During August 18, which was considered a "back-up day", as well as in the first half of the day on August 19, the main activity included thermal conditioning of "naftil" (a Russian term for a rocket-grade kerosene), which was delivered to the pad in a 11G133 mobile road tanker.

The State Commission convened for the final time before launch on the evening of August 19, clearing the rocket for fueling and liftoff on August 20, 2021, at 01:23:17 Moscow Time.


Launch abort

On August 20, all preparations for launch went as planned, however 40 seconds before a scheduled liftoff, the automated sequence was interrupted. Publicly broadcast voice communications of the launch personnel at the time indicated that the launch abort was accompanied by the AVD command, which stands for Avariynoe Vyklyuchenie Dvigatelei or emergency engine cutoff. That usually means that propellant components had already filled the engine tracts and could require to remove the rocket from the pad to drain the engines.

However, shortly after the abort, Roskosmos announced that a new attempt to launch the mission would be made on August 21, at 01:18:20 Moscow Time. It appeared that the AVD command was issued prematurely, because live images showed that around seven or eight seconds after the zemlya-bort (ground-vehicle) command and the subsequent switch of the Block I third stage to internal power supply, there was opening of the valves indicating the shutdown of the launch sequence, observers noted. It was followed by the delayed retraction of the umbilical mast from the third stage, which likely triggered the abort.

In any case, by the end of the workday in Moscow on August 20, Head of Roskosmos Dmitry Rogozin announced another 24-hour delay "on the request from a foreign customer due to lack of readiness of its ground measurement assets." Around the same time, Arianespace announced that the launch "has been postponed to allow for additional mission planning preparation following the updated lift-off. The launch vehicle and 34 satellites remain in safe and stable conditions," Arianespace said.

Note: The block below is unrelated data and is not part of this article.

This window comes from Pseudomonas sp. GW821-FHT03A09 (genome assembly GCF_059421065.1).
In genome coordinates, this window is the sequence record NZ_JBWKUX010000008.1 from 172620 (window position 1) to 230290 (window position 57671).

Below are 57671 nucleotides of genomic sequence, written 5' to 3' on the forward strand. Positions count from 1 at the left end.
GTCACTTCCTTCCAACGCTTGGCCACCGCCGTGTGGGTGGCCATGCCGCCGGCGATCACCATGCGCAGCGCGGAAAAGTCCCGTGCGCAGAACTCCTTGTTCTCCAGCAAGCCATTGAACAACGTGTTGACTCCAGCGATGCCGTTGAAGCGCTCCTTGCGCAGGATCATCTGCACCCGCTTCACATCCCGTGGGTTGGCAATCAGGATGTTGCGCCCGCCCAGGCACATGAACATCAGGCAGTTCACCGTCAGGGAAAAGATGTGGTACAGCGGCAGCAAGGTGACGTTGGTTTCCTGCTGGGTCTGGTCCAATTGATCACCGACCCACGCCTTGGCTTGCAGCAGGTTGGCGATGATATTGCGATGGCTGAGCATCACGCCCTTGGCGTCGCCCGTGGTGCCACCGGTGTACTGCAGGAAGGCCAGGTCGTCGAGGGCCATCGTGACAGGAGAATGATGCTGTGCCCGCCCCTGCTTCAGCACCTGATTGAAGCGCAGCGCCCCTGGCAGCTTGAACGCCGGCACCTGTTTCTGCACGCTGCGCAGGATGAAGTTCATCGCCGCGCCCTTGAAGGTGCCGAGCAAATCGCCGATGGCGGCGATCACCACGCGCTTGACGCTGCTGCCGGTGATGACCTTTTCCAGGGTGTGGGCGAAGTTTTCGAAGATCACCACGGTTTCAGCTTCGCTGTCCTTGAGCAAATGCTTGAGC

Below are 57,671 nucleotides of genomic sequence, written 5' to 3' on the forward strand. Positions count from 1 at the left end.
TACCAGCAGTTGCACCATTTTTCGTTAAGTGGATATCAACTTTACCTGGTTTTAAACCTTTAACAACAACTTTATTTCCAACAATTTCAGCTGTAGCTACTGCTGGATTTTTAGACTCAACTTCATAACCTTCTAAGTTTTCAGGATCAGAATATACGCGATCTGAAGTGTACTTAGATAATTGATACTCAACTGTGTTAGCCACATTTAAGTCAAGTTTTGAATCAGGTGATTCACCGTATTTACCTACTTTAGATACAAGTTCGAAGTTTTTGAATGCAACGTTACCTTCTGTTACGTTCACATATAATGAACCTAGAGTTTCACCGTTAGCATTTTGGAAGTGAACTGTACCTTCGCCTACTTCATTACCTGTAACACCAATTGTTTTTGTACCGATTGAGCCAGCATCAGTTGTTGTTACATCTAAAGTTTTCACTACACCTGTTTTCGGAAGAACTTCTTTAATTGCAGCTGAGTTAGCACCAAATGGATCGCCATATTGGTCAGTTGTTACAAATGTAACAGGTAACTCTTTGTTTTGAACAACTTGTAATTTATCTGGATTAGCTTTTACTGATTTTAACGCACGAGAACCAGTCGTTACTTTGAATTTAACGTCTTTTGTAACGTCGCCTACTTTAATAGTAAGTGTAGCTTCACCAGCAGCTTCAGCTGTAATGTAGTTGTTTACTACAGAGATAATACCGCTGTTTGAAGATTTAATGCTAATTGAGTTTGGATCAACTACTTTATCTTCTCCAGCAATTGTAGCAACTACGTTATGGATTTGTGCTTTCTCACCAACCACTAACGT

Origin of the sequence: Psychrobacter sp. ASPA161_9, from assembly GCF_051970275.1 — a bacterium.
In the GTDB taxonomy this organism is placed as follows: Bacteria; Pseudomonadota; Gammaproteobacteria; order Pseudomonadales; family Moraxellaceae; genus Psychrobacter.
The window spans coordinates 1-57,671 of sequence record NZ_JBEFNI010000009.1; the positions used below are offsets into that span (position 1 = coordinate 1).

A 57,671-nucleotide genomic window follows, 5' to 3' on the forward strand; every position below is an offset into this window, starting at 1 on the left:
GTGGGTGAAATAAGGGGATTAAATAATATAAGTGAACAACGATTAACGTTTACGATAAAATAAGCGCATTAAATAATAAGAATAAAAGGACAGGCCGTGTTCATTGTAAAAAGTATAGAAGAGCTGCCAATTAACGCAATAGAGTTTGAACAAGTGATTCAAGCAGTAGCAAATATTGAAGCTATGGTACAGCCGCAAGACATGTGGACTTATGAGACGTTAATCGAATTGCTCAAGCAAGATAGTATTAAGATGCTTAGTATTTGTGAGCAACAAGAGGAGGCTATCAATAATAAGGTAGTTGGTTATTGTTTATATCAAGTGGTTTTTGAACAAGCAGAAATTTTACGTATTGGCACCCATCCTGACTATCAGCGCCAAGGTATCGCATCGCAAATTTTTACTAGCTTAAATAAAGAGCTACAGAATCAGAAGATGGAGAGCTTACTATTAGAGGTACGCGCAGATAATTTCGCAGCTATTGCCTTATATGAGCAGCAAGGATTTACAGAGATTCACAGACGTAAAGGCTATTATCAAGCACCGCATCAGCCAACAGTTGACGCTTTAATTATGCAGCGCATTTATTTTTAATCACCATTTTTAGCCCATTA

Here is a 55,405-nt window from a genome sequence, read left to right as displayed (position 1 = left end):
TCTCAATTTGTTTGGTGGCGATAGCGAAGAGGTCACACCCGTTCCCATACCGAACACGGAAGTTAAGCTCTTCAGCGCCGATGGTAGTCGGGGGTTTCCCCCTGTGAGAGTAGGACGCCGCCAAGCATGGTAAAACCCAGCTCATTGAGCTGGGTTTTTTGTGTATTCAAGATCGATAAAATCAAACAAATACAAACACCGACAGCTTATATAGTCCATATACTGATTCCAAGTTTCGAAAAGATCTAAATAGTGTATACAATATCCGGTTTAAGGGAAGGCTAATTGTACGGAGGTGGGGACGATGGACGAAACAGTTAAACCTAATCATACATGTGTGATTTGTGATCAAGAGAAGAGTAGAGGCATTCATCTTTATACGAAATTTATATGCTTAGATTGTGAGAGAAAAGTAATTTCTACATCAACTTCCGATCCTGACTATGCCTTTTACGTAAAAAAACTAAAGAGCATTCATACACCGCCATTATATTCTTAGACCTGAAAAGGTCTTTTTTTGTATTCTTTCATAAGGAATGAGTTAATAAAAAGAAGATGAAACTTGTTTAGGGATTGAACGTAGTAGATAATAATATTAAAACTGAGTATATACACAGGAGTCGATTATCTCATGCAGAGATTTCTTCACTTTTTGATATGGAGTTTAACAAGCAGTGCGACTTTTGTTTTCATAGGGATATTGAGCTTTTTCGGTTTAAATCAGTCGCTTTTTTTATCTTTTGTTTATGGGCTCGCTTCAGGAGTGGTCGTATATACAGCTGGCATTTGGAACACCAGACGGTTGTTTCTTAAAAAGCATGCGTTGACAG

According to Roskosmos, the fueling of the launch vehicle for another launch attempt proceeded as scheduled in late hours of August 21.

Launch profile of the OneWeb mission originating from Baikonur


A Soyuz-2-1b rocket carrying a cluster of 34 OneWeb satellites lifted off from Site 31 in Baikonur on August 22, 2021, at 01:13:40.425 Moscow Time (6:13 p.m. EDT on August 21).

After a few seconds of vertical ascent, the launch vehicle headed northward, across Russia to align its ascent trajectory with a near-polar orbit inclined 87.4 degrees toward the plane of the Equator.

The four boosters of the first stage separated T+117.9 seconds after liftoff, but the core booster of the second stage continued firing until 287.5 into the flight. It separated moments after the ignition of the third stage. Less than two seconds later (T+289.2 seconds), the tail section of the third stage split into three segments and separated as well. Another second later (T+290.4 seconds), the payload fairing, which protected the payload in the dense atmosphere, split in the two fragments and fell off.